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My Juliet

TT - My Juliet 9.3.1977 Michigan Mile @ Detroit Race Course Anthony Black up.jpg

My Juliet, Anthony Black up (Keeneland Library Thoroughbred Times Collection)
My Juliet
Induction Year: 
J. R. Bettersworth
George Weasel, Jr.
Eugene Euster, L. G. Ripley, S. A. Long, R. R. Ladd
Gallant Romeo
My Bupers
Career Years: 

Tab Wrapper


It wasn’t until 2007 that the Eclipse Awards established a separate category for the American Champion Sprint Female Horse. That means in 1976, when the then 4-year-old filly My Juliet was voted the top sprint horse and awarded her Eclipse Award, she earned her crown by besting all of racing’s other top males and females. She was just flat-out fast, regardless of gender.


For that honor, and for her sterling record of 24 victories, including 17 in stakes races, My Juliet earned her place in the ultimate winner’s in the Hall of Fame.


My Juliet’s fortitude and talent were certainly tested, and only proved what a gamer she was. In May 1976, she suffered a fracture to her left foreleg during her victory in the Vagrancy Handicap for fillies and mares at Belmont Park. Owner George Weasel opted for surgery and five months of recuperation for his stakes winner, who rewarded everyone by returning to competitive form — and then some.


In the 1976 Vosburgh Stakes at Aqueduct, My Juliet claimed a dramatic win by beating Kentucky Derby and Belmont Stakes winner Bold Forbes in a speed duel that left the crowd of more than 26,000 stunned. Bold Forbes had gone off as the 1-2 favorite, while My Juliet was 9-1.  And there was even a dramatic foul charge against My Juliet’s new rider, Tony Black, from none other than Angel Cordero, Jr., who wound up being taken down from second to third for some dangerous tactics.


The heroine’s star turn at Aqueduct was memorialized in the New York Times, which gave a rousing replay of My Juliet’s Vosburgh win.


“Opposing five colts yesterday at Aqueduct, George Weasel Jr.’s 4‐year-old filly nailed down an Eclipse Award as the year’s champion sprinter by winning the $53,300 Vosburgh Handicap. To do it, she had to survive a speed duel with Bold Forbes, the front-running winner of this season’s Kentucky Derby and Belmont Stakes,” wrote Steve Cady, adding:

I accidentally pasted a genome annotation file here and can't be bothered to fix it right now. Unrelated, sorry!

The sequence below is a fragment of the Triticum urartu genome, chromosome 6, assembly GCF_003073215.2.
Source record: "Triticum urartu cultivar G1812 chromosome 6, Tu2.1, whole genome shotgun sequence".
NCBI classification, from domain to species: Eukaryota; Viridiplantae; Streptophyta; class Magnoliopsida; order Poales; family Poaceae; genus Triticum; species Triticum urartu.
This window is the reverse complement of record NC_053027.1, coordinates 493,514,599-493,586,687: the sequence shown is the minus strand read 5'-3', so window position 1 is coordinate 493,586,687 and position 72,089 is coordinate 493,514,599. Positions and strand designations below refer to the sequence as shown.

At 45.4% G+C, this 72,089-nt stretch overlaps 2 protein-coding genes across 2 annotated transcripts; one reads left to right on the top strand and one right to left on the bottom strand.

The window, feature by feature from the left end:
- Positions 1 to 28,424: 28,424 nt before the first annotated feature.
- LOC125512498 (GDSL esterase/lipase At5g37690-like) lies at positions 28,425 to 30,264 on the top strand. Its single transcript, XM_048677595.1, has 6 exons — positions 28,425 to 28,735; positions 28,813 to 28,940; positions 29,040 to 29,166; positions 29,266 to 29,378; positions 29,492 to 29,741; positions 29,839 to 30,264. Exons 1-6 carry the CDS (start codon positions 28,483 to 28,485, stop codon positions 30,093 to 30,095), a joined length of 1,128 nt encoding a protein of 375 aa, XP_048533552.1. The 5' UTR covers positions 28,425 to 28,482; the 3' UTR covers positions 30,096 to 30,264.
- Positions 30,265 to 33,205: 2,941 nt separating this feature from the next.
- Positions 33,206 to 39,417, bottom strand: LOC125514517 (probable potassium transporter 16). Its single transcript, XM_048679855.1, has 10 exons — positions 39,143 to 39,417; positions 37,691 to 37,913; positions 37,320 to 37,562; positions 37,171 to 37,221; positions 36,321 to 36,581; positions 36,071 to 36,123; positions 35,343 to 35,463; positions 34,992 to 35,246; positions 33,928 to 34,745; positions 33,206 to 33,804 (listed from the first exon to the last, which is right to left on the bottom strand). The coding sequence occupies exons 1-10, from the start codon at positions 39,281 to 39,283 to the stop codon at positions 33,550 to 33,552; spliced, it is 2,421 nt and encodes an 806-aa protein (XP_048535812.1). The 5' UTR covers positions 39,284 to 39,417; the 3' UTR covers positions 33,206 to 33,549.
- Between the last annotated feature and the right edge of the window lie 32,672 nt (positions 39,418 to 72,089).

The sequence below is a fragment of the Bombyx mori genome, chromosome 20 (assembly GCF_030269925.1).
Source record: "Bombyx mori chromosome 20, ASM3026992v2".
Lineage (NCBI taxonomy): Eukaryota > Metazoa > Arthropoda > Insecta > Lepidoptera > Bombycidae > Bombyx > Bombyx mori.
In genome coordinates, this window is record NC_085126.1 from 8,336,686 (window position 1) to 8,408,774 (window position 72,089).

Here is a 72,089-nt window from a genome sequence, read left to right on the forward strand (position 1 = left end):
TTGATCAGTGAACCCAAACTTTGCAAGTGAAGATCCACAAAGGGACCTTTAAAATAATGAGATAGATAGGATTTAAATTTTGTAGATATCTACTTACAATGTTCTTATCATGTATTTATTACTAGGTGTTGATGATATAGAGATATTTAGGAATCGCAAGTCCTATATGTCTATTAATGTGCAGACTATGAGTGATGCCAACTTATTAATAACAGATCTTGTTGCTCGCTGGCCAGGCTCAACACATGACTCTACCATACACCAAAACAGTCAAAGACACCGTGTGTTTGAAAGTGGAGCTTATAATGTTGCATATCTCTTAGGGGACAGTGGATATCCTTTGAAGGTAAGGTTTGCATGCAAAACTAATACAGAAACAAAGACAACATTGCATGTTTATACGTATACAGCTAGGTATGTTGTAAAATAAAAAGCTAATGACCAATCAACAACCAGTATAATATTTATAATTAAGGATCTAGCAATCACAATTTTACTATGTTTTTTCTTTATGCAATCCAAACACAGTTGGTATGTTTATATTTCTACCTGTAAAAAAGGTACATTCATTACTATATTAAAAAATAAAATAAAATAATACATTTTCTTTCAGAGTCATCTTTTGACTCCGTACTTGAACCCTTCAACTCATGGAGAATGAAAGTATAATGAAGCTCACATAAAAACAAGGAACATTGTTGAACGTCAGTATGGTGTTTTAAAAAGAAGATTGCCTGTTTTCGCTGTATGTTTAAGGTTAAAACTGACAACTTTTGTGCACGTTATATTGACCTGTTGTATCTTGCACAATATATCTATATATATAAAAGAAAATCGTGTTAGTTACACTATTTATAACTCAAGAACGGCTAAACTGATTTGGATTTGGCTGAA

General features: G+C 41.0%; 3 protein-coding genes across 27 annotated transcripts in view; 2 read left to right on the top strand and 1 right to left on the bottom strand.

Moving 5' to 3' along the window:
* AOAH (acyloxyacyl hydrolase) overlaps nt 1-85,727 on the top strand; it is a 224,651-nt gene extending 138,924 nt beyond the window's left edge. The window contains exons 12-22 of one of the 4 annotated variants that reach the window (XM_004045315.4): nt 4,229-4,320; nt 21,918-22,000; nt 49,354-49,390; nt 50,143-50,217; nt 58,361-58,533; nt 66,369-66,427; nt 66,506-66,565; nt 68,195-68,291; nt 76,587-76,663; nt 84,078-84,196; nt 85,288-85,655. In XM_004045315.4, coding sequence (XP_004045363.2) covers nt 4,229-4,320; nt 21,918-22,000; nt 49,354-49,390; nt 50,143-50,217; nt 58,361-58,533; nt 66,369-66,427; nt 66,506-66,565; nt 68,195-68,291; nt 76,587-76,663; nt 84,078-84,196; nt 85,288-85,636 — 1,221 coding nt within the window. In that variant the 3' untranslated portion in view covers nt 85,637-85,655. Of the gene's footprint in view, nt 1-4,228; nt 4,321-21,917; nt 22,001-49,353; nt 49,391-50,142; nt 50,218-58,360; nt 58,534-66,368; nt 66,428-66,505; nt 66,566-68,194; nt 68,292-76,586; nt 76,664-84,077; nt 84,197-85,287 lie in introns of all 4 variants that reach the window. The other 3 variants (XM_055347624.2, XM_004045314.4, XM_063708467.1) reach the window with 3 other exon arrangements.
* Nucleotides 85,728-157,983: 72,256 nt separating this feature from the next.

“In the final quarter mile of the seven‐furlong sprint, it was My Juliet who drew away steadily from heavily favored Bold Forbes. At the finish, she was two lengths to the good. And male chauvinists in the crowd of 26,960 were wondering how they could have her to go to the post at 9 to 1. She paid $20.20 for $2 to win, despite the remarkable credentials she carried into the race.’’


However, the story of My Juliet’s recovery and resurgence in 1976 and 1977 is best told by Black, the Philadelphia-based former jockey who benefitted from My Juliet’s switch in trainers from Steve Long to Eugene Euster following the leg fracture. With Jorge Velasquez unable to breeze My Juliet, and later unwilling to leave a nine-race card in New York to race My Juliet at other tracks in Delaware, New Jersey or Pennsylvania, Euster turned to Black.


“He said, ‘I want you to be the test pilot with her to see if she can make it back to the races,’” Black said.


The verdict was swift. The minute Black was up on My Juliet, he knew he was riding a standout.


“She was the most amazing horse,” Black said. “The first race back (an allowance race) she won in a gallop. She never had to break a sweat. The thing that stood out about My Juliet is that she was not intimidated by gender.’’


My Juliet continued to race in her fifth year, winning four more major stakes races. In addition to her speed, My Juliet was game in longer races, too. Her victory in the 1977 Michigan Mile and One-Eighth Handicap against males proved her race durability. She also went wire-to-wire in her win at the 1 1/16-mile Black-Eyed Susan Stakes at Pimlico during her 3-year-old season.


The Kentucky-bred My Juliet was of sound bloodlines. Foaled in 1972, the daughter of Gallant Romeo out of the Bupers mare My Bupers went on to produce three stakes winners, including Grade 1 winners Tis Juliet (born 1986) and Stella Madrid (born 1987) via Racing Hall of Fame member Alydar.


My Juliet’s induction in the Hall of Fame is the right call, said Tony Black, the 67-year-old former rider who relishes the memory of My Juliet holding off all her rivals, including the boys.


“She wasn’t afraid of the boys, and this was the 1970s, with the women’s movement and equal rights and pay. I really respected all that and this horse was not afraid of the boys,’’ Black said.


That included the 1977 Neshaminy Handicap at Keystone, where My Juliet blew the doors off the 6½-furlong track record with a 1:14. She beat back Gallant Bob, another Eclipse Award-winning sprinter with a stellar career, and secured her undefeated record at Keystone in Philadelphia.


“Each of those guys took her for a quarter mile that day, Gallant Bob and Raise A King, who finished second (in the 1977 Neshaminy). She beat them both back. She was just amazing to ride. And now with her induction to the Hall, I get one more chance to ride her success. I still can’t believe I got to ride a horse of that caliber,’’ Black said.